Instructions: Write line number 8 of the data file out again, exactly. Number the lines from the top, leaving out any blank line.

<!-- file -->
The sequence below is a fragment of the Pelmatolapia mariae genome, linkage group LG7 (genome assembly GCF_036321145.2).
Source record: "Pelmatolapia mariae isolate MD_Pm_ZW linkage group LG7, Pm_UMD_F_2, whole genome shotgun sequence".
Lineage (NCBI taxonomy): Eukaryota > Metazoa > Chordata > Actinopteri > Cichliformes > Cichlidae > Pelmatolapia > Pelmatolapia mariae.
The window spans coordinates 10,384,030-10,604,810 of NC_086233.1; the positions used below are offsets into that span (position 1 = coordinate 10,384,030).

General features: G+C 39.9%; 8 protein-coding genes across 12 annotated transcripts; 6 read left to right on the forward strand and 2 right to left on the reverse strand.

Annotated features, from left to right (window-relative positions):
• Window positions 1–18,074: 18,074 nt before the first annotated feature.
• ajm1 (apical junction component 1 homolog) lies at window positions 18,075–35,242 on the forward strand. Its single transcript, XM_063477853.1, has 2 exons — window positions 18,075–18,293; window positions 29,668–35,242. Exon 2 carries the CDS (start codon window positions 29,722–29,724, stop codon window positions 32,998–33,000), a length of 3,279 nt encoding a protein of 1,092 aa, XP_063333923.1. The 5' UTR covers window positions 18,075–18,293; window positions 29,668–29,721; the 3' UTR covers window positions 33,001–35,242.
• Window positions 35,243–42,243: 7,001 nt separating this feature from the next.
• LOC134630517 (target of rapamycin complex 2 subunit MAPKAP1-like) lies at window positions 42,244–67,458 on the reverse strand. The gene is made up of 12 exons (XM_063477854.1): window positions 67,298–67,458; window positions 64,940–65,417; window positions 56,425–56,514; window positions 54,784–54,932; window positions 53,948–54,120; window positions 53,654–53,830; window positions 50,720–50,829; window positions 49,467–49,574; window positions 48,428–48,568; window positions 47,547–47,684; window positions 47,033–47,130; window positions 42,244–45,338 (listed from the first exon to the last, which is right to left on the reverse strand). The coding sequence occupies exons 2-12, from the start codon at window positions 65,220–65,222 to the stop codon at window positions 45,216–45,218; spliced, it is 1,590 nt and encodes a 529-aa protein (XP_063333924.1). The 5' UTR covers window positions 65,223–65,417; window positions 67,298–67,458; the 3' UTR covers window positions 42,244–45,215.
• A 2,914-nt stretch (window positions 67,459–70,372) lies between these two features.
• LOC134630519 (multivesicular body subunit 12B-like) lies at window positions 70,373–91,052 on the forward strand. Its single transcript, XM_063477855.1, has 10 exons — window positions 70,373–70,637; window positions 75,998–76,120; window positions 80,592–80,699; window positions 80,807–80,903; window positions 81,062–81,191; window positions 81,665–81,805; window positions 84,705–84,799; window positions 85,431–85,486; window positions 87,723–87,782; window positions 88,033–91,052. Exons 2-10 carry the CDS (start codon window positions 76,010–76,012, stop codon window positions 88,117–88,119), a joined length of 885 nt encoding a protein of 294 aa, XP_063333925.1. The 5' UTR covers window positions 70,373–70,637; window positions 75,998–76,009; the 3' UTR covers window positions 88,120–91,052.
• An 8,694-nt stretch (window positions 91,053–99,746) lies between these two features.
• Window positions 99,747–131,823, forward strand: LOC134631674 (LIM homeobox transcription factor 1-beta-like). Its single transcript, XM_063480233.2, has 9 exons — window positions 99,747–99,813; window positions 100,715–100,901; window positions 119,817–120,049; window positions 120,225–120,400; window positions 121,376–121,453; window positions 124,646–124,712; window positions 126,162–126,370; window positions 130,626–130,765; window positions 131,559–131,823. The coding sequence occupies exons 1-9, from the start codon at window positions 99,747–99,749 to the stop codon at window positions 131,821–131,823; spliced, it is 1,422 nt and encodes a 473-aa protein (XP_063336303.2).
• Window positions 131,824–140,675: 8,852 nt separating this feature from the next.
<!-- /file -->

• ajm1 (apical junction component 1 homolog) lies at window positions 18,075–35,242 on the forward strand. Its single transcript, XM_063477853.1, has 2 exons — window positions 18,075–18,293; window positions 29,668–35,242. Exon 2 carries the CDS (start codon window positions 29,722–29,724, stop codon window positions 32,998–33,000), a length of 3,279 nt encoding a protein of 1,092 aa, XP_063333923.1. The 5' UTR covers window positions 18,075–18,293; window positions 29,668–29,721; the 3' UTR covers window positions 33,001–35,242.